March 9, 2017 (Fault Lines) – No government agency is more dedicated to expressing its complete and utter contempt for the American people than the TSA. Anyone in doubt of this should look to the TSA’s new, more invasive pat-down protocols. The new procedure is designed to “lessen officers’ cognitive burdens,” or in layman’s terms, protect them from the perils of thinking. The TSA knows these new procedures will alarm and outrage travelers. But the TSA wants what it wants, and what it wants is to grope people.
What will these new, more invasive protocols entail? In 2011, as part of a pat-down, a TSA agent stuck her hand inside columnist Amy Alkon’s labia. Less than three months ago, CNN commentator Angela Rye reported a similar experience in Detroit. Women have reported being subject to invasive searches because they were on their period, or because their breast cancer treatment set off the machine.
Others have had their breasts exposed. All of this occurred before the TSA rolled out these new searches, which the Denver Airport warned employees “will be more thorough and may involve an officer making more intimate contact than before.”
Rye and other women have posted videos of their encounters with the TSA. If someone touched another person this way in a bar or subway car, it would be sexual assault. Lest anyone think that these people consented to this, keep in mind that walking away from a TSA pat-down can lead to an $11,000 fine.
This means that today’s travelers can either let the TSA run them through a scanner that exposes their medical devices, implants, and piercings, or endure a pat-down with an eleven-grand penalty for walking out. If the scanner goes ping or TSA decides to subject them to additional screening, they get scanned and searched. Facing this choice, it will not improve said traveler’s disposition to learn that the TSA’s own incompetence is the reason the options are virtual strip search or sexual assault.
Despite the invasiveness of their searches, the TSA is laughably bad at actually detecting weapons or explosives. In 2015, a Department of Homeland Security team was able to smuggle weapons and explosives through checkpoints 95 percent of the time. In April of last year, a test in Minneapolis revealed similar incompetence.
The invasive procedures are part of the effort to address these failings and to prevent cunning schemes like taping explosives to a person’s back. Previously, the TSA had five different types of security pat-downs and chose among them based on risk. Choosing from five options was apparently too challenging for their crack team of screeners. In 2015, the scanner detected the explosives on the DHS agent, but whatever pat-down screeners chose, they didn’t find the bomb.
Reeling from the embarrassment of being tricked by a plot from Die Hard, the TSA determined that the cure is to reduce security screeners’ “cognitive burdens.” Now, rather than having to pick among options, TSA screeners will give everyone the same, more intensive groping.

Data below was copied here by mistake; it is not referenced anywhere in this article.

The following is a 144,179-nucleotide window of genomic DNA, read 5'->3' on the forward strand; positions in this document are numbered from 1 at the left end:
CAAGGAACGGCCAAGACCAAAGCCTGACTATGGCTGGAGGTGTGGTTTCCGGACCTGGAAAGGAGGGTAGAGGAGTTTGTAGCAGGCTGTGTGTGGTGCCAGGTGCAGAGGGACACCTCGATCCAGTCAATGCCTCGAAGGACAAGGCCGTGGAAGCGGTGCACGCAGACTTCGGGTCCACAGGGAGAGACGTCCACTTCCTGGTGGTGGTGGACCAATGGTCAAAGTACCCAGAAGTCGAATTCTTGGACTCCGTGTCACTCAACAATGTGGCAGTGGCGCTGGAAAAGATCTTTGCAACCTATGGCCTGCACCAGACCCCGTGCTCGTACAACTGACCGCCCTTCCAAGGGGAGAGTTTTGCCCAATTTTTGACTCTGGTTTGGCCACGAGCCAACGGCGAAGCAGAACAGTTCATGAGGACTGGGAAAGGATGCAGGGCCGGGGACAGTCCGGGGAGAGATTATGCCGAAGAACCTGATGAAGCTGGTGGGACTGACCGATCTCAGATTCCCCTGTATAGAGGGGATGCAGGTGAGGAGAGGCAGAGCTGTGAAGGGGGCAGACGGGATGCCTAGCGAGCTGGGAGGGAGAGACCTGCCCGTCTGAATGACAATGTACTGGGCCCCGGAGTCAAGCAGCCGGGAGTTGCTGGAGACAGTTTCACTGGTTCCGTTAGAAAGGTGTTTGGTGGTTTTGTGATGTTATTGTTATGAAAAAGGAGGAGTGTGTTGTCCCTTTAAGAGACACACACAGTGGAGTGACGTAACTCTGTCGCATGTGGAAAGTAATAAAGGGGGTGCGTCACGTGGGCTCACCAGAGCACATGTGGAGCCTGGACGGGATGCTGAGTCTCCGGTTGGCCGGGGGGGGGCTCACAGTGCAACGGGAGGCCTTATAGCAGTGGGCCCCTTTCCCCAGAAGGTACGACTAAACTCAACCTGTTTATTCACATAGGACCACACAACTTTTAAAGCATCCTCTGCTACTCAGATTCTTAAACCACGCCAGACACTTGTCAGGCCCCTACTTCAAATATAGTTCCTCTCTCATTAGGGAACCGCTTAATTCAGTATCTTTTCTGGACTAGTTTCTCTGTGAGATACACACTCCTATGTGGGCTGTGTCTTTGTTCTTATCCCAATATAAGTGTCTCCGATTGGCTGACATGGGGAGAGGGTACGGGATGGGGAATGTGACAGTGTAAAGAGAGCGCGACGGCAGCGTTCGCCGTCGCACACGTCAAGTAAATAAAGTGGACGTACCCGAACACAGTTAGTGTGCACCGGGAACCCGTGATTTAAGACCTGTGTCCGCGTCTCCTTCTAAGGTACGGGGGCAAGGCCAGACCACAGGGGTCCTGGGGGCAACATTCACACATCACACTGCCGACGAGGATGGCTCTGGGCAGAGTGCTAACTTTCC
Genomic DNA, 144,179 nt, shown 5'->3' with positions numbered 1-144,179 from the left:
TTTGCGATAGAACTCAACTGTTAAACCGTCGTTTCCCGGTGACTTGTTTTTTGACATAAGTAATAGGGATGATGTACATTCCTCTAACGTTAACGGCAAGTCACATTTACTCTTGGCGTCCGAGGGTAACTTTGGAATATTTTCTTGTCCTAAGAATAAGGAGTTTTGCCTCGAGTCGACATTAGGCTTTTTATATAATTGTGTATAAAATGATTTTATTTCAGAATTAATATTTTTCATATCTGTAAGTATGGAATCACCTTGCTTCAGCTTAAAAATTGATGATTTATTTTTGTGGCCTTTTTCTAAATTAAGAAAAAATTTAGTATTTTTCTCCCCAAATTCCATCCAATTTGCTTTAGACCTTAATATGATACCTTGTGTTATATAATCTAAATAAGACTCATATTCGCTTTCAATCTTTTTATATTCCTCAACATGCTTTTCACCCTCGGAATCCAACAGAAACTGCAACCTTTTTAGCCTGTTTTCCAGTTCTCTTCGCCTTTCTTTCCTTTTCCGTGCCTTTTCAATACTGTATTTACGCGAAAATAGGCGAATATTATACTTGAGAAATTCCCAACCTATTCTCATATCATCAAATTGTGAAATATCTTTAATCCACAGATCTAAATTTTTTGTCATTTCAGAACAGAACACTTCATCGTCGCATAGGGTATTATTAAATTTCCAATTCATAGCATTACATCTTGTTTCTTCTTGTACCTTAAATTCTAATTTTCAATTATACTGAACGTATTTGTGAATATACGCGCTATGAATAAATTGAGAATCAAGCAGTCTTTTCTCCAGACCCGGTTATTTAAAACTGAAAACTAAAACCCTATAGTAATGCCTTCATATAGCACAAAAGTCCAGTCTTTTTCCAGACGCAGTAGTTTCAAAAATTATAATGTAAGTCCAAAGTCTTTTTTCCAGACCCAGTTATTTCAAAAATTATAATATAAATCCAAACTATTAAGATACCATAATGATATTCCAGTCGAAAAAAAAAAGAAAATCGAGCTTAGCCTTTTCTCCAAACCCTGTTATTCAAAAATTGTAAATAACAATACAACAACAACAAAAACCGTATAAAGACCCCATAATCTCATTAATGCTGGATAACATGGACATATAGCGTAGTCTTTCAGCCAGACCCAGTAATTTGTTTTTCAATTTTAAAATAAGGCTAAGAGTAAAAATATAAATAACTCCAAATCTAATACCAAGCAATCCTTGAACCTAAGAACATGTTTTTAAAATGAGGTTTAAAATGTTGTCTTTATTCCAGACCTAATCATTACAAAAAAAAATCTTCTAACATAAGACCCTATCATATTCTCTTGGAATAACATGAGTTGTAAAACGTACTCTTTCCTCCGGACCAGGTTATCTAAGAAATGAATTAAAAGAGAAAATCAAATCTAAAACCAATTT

The consequences of this decision will likely fall on the most vulnerable travelers. The TSA’s scanning machines pick up prosthetics and implants, so many of the people searched will be those with medical issues. Others will be pregnant women who, reasonable or not, are worried about the effects of scanners on their children and opt for pat-downs.
Another group that is likely to trip a scanner or otherwise break a rule and get a pat-down: children. Any parent who has tried to get their child to pack a school backpack or even to sit still for a few hours knows that children don’t always follow adult rules. This is just one of the travails of parenting. At a checkpoint, the stakes are much higher.
If your ten-year-old sneaks a juice box into their bag, the TSA is feeling her up. If a four-year-old runs over to hug her grandmother, she’s getting patted down. In short, everyone who flies, or has loved ones who fly will likely find themselves, their children, or someone they care about on the receiving end of one of these searches.
The contempt for travelers that it takes for the TSA to make such a choice is mind-boggling. Their searches regularly generate appalling examples of abuse and inhumanity while failing to detect contraband. They concluded that a reason they were ineffective was their screeners’ inability to assess risk and search accordingly. Rather than retrain staff or fire the incompetents, they decided it would be easier to grope everyone and to alert police that it was just part of the drill in case anyone complained.
No agency with this much contempt for the people they serve should be permitted to endure, particularly when there is a ready replacement. Airports have the option to use private security and these firms appear to do at least as well as their government peers. Currently, the TSA is preventing more airports from doing this but there is no reason Congress has to let them.
Get TSA screeners out of airports. At this point, a hastily lobotomized sheepdog would be about as effective at locating contraband, and at least the sheepdog wouldn’t use its cognitive failures as an excuse to grope more travelers.